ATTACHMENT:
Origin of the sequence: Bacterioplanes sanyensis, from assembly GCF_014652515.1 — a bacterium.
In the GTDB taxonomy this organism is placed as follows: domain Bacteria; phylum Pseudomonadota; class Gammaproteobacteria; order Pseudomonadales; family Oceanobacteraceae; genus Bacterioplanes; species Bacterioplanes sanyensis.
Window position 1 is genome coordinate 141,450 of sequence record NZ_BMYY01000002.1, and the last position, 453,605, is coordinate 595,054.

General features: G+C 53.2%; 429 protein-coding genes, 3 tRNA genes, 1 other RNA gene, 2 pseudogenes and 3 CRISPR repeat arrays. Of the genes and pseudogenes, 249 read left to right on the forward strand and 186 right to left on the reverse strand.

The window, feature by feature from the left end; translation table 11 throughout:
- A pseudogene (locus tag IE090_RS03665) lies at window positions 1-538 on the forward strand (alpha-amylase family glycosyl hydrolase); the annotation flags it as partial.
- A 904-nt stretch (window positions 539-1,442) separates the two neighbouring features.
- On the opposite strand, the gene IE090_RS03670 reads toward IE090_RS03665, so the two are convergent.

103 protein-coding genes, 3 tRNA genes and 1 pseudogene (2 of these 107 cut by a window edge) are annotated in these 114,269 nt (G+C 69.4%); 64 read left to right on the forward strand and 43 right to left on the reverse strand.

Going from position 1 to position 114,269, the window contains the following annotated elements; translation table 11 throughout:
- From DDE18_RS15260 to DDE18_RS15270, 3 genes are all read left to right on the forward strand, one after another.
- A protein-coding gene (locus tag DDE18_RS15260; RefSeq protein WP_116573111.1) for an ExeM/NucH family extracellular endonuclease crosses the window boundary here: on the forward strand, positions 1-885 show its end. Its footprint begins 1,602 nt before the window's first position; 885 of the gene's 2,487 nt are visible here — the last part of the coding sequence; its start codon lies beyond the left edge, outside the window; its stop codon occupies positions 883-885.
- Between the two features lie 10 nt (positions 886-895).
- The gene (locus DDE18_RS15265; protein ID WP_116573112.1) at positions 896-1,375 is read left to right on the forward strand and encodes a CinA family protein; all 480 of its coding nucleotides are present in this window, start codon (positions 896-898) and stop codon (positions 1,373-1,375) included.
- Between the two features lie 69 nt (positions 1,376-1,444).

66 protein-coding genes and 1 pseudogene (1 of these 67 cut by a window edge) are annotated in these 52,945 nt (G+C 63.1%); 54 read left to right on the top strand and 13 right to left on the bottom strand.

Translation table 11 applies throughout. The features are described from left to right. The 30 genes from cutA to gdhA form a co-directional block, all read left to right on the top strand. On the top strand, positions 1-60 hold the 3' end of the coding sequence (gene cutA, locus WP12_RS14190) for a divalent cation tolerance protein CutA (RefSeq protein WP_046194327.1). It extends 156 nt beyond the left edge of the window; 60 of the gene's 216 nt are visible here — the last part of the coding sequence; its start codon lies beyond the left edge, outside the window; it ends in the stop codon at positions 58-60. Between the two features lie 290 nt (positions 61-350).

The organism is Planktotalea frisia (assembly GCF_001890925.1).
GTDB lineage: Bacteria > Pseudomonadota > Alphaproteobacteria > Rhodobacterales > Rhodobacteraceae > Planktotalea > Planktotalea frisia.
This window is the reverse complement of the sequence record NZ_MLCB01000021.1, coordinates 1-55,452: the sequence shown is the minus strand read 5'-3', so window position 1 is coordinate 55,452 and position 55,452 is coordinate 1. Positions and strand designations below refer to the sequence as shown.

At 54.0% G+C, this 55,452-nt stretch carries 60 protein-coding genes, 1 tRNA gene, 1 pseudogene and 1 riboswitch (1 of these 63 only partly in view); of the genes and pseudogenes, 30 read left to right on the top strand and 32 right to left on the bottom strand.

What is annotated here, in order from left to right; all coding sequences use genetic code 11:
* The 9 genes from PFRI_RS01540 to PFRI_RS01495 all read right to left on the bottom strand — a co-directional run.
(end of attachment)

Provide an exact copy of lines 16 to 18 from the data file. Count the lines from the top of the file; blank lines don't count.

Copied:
66 protein-coding genes and 1 pseudogene (1 of these 67 cut by a window edge) are annotated in these 52,945 nt (G+C 63.1%); 54 read left to right on the top strand and 13 right to left on the bottom strand.

Translation table 11 applies throughout. The features are described from left to right. The 30 genes from cutA to gdhA form a co-directional block, all read left to right on the top strand. On the top strand, positions 1-60 hold the 3' end of the coding sequence (gene cutA, locus WP12_RS14190) for a divalent cation tolerance protein CutA (RefSeq protein WP_046194327.1). It extends 156 nt beyond the left edge of the window; 60 of the gene's 216 nt are visible here — the last part of the coding sequence; its start codon lies beyond the left edge, outside the window; it ends in the stop codon at positions 58-60. Between the two features lie 290 nt (positions 61-350).

The organism is Planktotalea frisia (assembly GCF_001890925.1).